Thank GOD they didn't flush it! Did you know that a disposable diaper can hold up to 16 times its own weight in moisture? True fact. Diapers are really amazing. Really. Amazing.

You kids...!

Anyhow, I hope you and yours had fun, too.

Time to go to work!

Shaved Pussy

Busy weekend. Poor Miss Lily went to the vet; she's been scratching herself like a mad thing and we were worried.Sure enough, she has "flea allergies", and had gotten herself all infected from the scratching. So she was shaved and cleaned and antibioticked and fleabaned and returned to us a sadder but less afflicted cat.I think she's still pissed off about this, as much for the loss of dignity as the rough handling. Sorry, possum, but nobody promised life would be a bowl of Little Friskies.

Random Thoughts on the Beijing Olympics (2)

Sat through the VERY...interesting...closing ceremony last night complete with riotous children leaping about the house as well as the "Bird's Nest" (at 8:30pm which is what happens when little girls have three-hour naps - be warned!) and had several thoughts about the past couple of weeks:1. The Ancient Greeks probably would be appalled by the monster spectacle of corporate wealth and national chest-beating that is the modern Olympics. Mind you, being Greek, hardheaded, and avaricious, they probably would have lept right in: the ancient Games weren't exactly a model of childish innocence.2. If you really want a hell of a show, always award this thing to a populous, insecure dictatorship. When the NBC commentators talked about the "4 million volunteers" (many of whom, I suspect, were volunteered in the way I used to "volunteer" my troops for details when I was a drill sergeant and Lord of All I Surveyed) and the 40 billion (not sure if this was yuan or dollars, but either is a LOT of lucre for a country with poverty as dire as China's) spent on this two-week sportfest, I kept thinking of the decrepit apartment blocks I saw in Guangzhou. I'm sure if you asked them the apartment dwellers would tell you of the pride that the Games afforded them and how that made the cost worthwhile. There are times our government is supposed to be smarter than we are. This would be one.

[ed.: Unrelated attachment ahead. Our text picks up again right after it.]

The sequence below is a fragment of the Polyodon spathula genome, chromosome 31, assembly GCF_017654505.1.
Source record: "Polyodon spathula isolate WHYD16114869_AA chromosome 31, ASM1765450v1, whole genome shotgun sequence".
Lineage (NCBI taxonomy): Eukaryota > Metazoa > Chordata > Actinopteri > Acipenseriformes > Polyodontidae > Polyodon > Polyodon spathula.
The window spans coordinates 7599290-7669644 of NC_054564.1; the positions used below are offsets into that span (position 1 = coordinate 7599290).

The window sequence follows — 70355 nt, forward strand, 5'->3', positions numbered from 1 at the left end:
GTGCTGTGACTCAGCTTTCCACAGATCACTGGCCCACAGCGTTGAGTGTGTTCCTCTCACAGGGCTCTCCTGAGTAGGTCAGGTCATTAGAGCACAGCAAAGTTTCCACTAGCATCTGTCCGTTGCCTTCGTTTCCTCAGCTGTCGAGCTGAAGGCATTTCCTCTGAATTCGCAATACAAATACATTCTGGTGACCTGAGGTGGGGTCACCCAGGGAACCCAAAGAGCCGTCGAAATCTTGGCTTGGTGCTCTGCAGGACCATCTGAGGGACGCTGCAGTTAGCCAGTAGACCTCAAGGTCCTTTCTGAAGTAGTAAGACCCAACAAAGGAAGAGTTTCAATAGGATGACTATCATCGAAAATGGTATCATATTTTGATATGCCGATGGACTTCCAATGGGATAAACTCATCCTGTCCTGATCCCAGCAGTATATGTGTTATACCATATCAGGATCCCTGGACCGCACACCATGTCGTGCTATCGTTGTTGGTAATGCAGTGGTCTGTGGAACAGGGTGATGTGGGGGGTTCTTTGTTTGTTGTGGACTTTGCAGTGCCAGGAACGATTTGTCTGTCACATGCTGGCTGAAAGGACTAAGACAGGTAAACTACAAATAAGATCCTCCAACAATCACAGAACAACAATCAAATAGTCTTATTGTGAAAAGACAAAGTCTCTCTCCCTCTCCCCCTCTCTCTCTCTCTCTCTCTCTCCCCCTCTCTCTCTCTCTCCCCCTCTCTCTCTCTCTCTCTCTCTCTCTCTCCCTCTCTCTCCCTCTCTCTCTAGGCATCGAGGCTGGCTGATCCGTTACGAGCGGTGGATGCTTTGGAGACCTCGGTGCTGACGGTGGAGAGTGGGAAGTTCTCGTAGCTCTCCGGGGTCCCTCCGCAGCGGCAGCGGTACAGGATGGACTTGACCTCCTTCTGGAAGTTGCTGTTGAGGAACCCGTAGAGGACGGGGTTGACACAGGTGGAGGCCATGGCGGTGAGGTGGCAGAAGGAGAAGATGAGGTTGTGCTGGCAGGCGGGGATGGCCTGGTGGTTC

3. Water polo is still the MOST boring sport ever televised. Although I have to add that if I ever see another game of beach volleyball (or regular volleyball), swimming race or diving competition it will be one too many. I don't care how many Americans medal.4. And while we're on the subject, I have to admit rooting for the Brazilians in the men's volleyball final (to the extent I gave an actual shit) just because I was SO sick of NBC's undisguised "USA! USA!" attitude. Hey, guys? I'm a Yankee Doodle Dandy, a Yankee Doodle-do-or-die, and I wanted to see more Estonian discus hurlers, Malawian runners and Japanese badminton players. I can see Americans play any day I go to the park. This is supposed to be the World's Games. Let's see more of the world, OK.